The conduit may be introduced into the heart wall in a variety of ways, including by a catheter threaded through the femoral artery into the aorta and thence into the left ventricle and, if necessary, the left atrium; or by a catheter threaded through the femoral vein into the inferior vena cava and thence into the night atrium and right ventricle. Alternatively, the conduit may be introduced through a surgical incision in chest wall (thoracotomy) or sternum (sternotomy).
Further details regarding conduits and conduit delivery systems are described in U.S. patent applications entitled DELIVERY METHODS FOR LEFT VENTRICULAR CONDUIT U.S. application Ser. No. 09/368,868, now U.S. Pat. No. 6,261,304; DESIGNS FOR LEFT VENTRICULAR CONDUIT U.S. application Ser. No. 09/369,048, now U.S. Pat. No. 6,290,728; LEFT VENTRICULAR CONDUIT WITH BLOOD VESSEL GRAFT U.S. application Ser. No. 09/369,061, now U.S. Pat. No. 6,254,564; LEFT VENTRICULAR CONDUITS TO CORONARY ARTERIES AND METHODS FOR CORONARY BYPASS U.S. application Ser. No. 09/369,039, now abandoned, and BLOOD FLOW CONDUIT DELIVERY SYSTEM AND METHOD OF USE U.S. application Ser. No. 09/368,644, now U.S. Pat. No. 6,302,892, filed on the same day as the present application, and U.S. Pat. Nos. 5,429,144, and 5,662,124, the disclosures of which are all hereby incorporated by reference in their entirety.
The opening through the heart wall (including endocardium, myocardium, and epicardium) and coronary artery can be formed in a variety of ways, including by knife or scalpel, electrocautery, cryoablation, radiofrequency ablation, ultrasonic ablation, and the like. Other methods will be apparent to those of ordinary skill in the art.
Referring now to
One embodiment of the preferred arrangement is illustrated in
The valve 10 is preferably constructed from a biocompatible and very compliant fabric or other material that is pushed aside by the high forward blood pressure created from the contraction of the heart muscle, but opens to “catch” the back-flow of blood passing back through the conduit 12. The valve 10 is preferably constructed by incorporating the fabric or other material into the conduit 12 directly during its manufacture. This allows the valve 10 and conduit 12 to be introduced as a single unit.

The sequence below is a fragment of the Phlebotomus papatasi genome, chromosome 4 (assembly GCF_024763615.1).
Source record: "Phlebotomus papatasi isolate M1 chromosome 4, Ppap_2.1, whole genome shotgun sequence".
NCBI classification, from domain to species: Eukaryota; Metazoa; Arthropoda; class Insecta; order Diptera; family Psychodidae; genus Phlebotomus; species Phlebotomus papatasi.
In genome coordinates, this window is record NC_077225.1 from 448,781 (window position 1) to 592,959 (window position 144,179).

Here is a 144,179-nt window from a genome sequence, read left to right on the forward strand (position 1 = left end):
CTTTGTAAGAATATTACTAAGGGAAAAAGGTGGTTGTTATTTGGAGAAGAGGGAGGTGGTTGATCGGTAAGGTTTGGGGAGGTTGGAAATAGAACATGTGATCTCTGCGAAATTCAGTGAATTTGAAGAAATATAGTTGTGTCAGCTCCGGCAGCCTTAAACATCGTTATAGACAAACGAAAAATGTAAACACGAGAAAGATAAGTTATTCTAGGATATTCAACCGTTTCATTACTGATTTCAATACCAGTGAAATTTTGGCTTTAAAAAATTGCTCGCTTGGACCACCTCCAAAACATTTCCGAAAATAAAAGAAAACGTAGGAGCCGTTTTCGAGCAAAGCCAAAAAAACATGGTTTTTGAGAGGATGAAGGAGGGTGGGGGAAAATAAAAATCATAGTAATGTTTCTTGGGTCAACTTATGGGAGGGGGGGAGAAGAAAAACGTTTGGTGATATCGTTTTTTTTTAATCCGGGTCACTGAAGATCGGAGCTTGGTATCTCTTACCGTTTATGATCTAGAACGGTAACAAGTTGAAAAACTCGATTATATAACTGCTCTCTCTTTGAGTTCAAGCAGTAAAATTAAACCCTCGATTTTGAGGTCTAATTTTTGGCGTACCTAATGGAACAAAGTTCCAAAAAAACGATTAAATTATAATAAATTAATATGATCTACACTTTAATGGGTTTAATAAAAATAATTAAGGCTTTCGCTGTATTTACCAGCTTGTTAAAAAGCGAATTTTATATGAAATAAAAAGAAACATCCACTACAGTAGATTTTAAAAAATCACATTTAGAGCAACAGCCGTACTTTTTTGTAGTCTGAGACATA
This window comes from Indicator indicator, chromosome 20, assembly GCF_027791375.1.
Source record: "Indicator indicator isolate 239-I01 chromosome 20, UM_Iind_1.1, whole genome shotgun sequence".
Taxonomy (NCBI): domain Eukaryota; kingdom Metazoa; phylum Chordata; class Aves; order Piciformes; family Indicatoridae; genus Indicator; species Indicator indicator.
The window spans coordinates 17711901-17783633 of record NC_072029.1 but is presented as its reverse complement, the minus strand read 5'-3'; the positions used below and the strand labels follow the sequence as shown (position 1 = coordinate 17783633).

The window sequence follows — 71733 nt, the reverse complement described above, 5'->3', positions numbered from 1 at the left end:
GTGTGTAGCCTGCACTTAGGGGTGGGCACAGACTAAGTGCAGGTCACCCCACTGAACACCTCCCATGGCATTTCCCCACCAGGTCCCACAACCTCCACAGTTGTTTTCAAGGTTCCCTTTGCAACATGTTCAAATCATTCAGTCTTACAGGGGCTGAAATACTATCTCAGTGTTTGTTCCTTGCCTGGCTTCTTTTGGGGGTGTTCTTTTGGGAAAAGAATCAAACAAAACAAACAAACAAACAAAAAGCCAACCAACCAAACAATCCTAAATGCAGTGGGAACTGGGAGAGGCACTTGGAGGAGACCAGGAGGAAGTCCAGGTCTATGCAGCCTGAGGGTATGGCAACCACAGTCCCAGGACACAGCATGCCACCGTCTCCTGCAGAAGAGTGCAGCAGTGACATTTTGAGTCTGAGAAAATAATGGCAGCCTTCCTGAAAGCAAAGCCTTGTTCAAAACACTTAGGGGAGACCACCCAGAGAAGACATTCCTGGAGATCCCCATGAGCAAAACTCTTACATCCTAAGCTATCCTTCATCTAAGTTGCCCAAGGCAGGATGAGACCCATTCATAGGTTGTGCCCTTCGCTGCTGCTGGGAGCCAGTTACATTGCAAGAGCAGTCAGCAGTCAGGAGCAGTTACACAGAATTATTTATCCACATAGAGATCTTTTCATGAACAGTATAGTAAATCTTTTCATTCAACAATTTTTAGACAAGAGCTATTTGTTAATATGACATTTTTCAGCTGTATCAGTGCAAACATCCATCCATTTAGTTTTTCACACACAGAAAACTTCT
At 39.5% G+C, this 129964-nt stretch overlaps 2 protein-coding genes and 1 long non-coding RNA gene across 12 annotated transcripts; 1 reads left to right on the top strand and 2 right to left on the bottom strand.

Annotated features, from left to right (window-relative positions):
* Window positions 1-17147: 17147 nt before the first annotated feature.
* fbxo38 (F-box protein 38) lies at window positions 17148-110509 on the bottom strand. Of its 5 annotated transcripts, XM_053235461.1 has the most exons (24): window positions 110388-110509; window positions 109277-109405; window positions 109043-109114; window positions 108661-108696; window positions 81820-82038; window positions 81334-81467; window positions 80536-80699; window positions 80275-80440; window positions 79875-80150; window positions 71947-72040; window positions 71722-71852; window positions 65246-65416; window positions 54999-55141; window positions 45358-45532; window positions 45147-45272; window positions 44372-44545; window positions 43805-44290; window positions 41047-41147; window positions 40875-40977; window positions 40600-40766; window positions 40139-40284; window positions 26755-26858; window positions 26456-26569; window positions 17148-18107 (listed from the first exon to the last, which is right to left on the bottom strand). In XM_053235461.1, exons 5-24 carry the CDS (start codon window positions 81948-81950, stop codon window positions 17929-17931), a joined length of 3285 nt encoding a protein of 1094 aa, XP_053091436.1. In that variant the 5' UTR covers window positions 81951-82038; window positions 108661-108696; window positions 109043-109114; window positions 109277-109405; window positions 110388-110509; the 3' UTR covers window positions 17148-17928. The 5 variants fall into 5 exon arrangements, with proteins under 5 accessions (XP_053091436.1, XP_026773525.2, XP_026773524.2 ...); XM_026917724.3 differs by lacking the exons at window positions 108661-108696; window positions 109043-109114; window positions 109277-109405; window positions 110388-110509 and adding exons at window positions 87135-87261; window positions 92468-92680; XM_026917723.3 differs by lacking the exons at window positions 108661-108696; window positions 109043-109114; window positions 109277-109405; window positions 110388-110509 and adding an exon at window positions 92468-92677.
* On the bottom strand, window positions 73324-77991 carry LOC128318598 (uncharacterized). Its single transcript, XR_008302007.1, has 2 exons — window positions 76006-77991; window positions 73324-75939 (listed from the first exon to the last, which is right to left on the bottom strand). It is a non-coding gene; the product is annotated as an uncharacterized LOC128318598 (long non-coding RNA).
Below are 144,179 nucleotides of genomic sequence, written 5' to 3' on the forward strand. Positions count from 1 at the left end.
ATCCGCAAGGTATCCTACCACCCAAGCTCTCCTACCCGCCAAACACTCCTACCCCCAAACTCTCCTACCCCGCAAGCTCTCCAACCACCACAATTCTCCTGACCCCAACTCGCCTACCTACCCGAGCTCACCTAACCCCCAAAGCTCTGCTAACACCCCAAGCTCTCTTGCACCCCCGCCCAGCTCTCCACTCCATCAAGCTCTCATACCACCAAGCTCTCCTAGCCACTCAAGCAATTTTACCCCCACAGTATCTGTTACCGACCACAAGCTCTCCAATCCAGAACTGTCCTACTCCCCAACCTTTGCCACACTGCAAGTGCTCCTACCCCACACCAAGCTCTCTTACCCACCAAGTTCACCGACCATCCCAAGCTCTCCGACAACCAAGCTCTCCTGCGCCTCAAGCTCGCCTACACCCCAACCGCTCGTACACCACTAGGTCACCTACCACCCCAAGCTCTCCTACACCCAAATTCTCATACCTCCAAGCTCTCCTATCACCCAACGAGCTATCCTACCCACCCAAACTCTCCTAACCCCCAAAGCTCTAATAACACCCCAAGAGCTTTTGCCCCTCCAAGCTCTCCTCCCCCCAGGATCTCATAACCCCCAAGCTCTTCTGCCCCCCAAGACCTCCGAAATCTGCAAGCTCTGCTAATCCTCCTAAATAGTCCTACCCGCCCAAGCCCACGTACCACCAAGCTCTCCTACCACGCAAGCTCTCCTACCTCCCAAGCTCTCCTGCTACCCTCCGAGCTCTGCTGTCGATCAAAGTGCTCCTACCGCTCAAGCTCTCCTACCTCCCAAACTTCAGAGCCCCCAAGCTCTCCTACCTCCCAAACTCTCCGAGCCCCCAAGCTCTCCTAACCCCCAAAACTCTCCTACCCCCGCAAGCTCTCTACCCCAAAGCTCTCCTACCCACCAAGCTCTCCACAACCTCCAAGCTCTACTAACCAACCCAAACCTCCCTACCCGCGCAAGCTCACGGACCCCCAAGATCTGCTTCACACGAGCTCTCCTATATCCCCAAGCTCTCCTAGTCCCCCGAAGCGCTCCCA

Another embodiment of the preferred arrangement is illustrated in
The third embodiment of the valve 16 is illustrated in
A further embodiment of the conduit is illustrated in FIGS. 5A-D. Here, the heart wall, which includes the myocardium MYO, lying between the coronary artery CA and the left ventricle of the heart LV, is cut using known techniques to form a passage through the myocardium MYO.
As illustrated in
In another embodiment, the valve in the conduit may be controlled in response to the contractions of the heart. As illustrated in
The valve 24 may also be controlled by a hydrodynamic or electric pump or motor, which is responsive to the contractions of the heart, causing the valve 24 to open and close in response to various parts of the cardiac cycle.
A further embodiment of the preferred arrangement is illustrated in
Another embodiment is illustrated in
Another embodiment is illustrated in
Instead of a spring mechanism 50, the walls of the conduit 12 can have other mechanisms therein to allow differential flow during various parts of the cardiac cycle. For example, the valve 48 can have a gas- or liquid-filled balloon 52 in its wall, as shown in
Another embodiment of the valve mechanism is illustrated in
The present vascular conduit and valve system provides significant improvements in the present treatment of blockages and significant stenoses in the coronary artery. Although the invention has been described in its preferred embodiments in connection with the particular figures, it is not intended that this description should be limited in any way.